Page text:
The University offers a range of additional financial support for students studying at Birmingham in the form of bursaries, grants and scholarships.

Learn more about our scholarships and awards .

For EU students applying for the 2020/21 academic year

The UK Government has confirmed that EU students will continue to be eligible for 'home fee status' for entry in September 2020, and will continue to have access to financial support available via student loans for the duration of their course. For more information take a look at the website.

How To Apply

Apply through the UCAS website using code L9L2.

UCAS (Universities and Colleges Admissions Service) is a UK organisation responsible for managing applications to university and college.

View further advice on 'How to apply for undergraduate courses', including advice for UK, EU and overseas applicants.

Standard offer

International Requirements

Number of A levels required:
Typical offer:
General Studies:
not accepted

Typical offer AAB

International students

International Baccalaureate Diploma: 32 overall with 6, 6, 5, at higher level

Standard English language requirements apply. For more information, please visit

Other qualifications are considered.

BTEC Extended Diploma, Diploma and Subsidiary Diploma are all considered.


International Students

Depending on your chosen course of study, you may also be interested in one of our foundation pathways, which offer specially structured programmes for international students whose qualifications are not accepted for direct entry to UK universities. Further details can be found on Birmingham International Academy web pages.

Assessment Methods

IDD brings its research directly into the classroom. You can expect a range of teaching approaches designed to give you a varied learning experience. We are committed to encouraging an inclusive learning environment, by stimulating discussion and debate inside and outside of class. To ensure you are gaining skills fit for the real world, we use forms of assessment beyond essays and exams, such as blogging, report writing, learning logs, and group and individual presentations.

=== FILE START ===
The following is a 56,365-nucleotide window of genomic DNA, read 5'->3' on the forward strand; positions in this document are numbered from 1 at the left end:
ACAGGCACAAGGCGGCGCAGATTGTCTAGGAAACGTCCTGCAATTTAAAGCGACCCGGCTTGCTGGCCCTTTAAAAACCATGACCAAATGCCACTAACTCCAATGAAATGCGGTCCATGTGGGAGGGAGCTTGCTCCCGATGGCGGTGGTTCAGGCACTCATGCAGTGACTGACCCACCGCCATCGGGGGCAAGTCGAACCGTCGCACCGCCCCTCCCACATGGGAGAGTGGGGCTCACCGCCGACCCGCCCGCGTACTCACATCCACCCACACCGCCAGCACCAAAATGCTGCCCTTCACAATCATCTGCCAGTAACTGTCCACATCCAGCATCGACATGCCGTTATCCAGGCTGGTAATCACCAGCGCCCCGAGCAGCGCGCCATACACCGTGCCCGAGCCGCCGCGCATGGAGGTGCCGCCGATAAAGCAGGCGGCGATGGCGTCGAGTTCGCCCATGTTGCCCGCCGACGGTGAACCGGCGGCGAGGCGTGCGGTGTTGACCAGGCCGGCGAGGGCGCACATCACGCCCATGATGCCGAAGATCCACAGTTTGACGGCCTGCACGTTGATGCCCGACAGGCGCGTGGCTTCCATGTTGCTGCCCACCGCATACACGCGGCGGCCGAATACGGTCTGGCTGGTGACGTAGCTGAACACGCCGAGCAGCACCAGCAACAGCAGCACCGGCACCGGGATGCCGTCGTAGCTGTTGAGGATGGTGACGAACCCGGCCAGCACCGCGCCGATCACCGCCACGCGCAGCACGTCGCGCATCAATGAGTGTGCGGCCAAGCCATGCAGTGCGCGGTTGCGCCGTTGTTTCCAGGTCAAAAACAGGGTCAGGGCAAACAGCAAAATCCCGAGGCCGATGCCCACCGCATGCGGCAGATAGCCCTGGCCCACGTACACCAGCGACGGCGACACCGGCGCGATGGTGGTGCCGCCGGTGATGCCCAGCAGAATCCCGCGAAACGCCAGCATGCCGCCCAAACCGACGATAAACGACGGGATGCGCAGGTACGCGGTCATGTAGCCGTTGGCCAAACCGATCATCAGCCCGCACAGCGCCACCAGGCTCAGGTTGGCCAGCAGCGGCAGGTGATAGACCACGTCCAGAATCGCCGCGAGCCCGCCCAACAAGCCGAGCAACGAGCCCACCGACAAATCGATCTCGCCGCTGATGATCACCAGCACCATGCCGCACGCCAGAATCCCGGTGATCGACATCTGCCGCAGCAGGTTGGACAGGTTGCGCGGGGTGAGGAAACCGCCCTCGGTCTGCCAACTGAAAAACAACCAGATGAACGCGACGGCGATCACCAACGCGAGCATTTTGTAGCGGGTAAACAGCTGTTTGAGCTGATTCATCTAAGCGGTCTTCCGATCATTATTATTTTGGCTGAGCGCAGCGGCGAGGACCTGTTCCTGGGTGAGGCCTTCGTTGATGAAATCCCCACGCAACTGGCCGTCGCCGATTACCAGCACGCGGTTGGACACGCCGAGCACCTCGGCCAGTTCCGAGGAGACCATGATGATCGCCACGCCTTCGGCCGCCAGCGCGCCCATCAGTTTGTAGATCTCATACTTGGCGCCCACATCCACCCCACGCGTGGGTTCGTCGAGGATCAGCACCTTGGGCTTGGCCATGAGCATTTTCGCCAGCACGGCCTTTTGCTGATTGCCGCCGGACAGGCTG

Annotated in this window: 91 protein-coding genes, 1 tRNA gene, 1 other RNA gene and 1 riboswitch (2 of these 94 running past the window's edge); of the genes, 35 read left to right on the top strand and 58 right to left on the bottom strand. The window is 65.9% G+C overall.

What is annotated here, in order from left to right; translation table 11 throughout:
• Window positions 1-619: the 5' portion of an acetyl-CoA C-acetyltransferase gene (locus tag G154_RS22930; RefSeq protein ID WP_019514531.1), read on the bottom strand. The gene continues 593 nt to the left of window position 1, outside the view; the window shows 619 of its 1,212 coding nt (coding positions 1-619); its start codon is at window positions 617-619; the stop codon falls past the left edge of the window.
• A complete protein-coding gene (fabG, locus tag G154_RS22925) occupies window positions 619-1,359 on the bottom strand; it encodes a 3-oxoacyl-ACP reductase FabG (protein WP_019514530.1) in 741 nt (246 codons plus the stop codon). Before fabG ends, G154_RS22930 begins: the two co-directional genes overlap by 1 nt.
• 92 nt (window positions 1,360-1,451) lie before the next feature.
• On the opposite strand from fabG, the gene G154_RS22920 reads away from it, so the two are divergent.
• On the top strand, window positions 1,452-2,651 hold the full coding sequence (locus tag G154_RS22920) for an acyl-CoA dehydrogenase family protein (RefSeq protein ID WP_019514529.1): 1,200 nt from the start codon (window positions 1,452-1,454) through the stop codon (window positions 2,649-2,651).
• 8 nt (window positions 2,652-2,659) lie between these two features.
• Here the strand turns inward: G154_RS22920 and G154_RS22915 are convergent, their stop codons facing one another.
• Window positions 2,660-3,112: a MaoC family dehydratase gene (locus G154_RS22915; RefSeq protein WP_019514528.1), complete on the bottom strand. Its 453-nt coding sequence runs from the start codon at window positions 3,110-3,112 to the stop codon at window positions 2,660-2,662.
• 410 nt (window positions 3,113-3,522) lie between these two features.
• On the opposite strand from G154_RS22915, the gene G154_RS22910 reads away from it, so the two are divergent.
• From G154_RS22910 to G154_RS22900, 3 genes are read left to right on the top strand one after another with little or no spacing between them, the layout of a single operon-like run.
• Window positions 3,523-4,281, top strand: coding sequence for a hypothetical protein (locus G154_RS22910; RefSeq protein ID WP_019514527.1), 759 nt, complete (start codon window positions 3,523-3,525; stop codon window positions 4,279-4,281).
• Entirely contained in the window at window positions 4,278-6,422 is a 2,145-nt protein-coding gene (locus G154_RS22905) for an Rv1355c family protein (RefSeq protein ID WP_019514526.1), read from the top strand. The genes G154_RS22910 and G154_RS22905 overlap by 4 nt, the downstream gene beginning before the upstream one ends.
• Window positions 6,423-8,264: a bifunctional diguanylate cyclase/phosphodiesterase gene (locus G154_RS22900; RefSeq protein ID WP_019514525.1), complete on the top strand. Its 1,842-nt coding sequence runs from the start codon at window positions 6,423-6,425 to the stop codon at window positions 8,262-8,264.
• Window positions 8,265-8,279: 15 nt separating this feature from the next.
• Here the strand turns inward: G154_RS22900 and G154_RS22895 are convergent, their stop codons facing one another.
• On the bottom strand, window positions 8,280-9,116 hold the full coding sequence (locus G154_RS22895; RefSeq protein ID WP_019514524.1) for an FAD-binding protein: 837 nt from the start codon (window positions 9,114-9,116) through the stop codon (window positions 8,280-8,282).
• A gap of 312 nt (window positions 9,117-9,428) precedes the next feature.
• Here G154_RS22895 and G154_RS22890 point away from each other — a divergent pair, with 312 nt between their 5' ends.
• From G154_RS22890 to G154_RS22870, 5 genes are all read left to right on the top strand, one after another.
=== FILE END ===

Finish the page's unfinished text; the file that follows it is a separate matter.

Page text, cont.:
Through our interactive and student-focused teaching, and innovative approach to learning and assessment, you will develop core skills in:

  • Research
  • Critical thinking and problem solving
  • Time management
  • Global, local and cross-cultural awareness
  • A wide range of communications, from oral, to a variety of written formats (blogs, reports, essays).

A pathway to a career in international development

Globally, a huge range of organisations are working for inclusive development, opening up a variety of opportunities to pursue a career in the sector. This includes international agencies such as the United Nations, national aid agencies like the UK’s Department for International Development, and local civil society organisations operating all over the world.

Our degrees are carefully designed to provide the knowledge and skills these kinds of employers value - from critical thinking and problem-solving, to practical experience of frameworks for designing, monitoring and evaluating development. While our degrees are tailored for a career in development, these skills are also highly transferable to a range of government or non-governmental sectors.

Culture and collections

Schools, institutes and departments

Services and facilities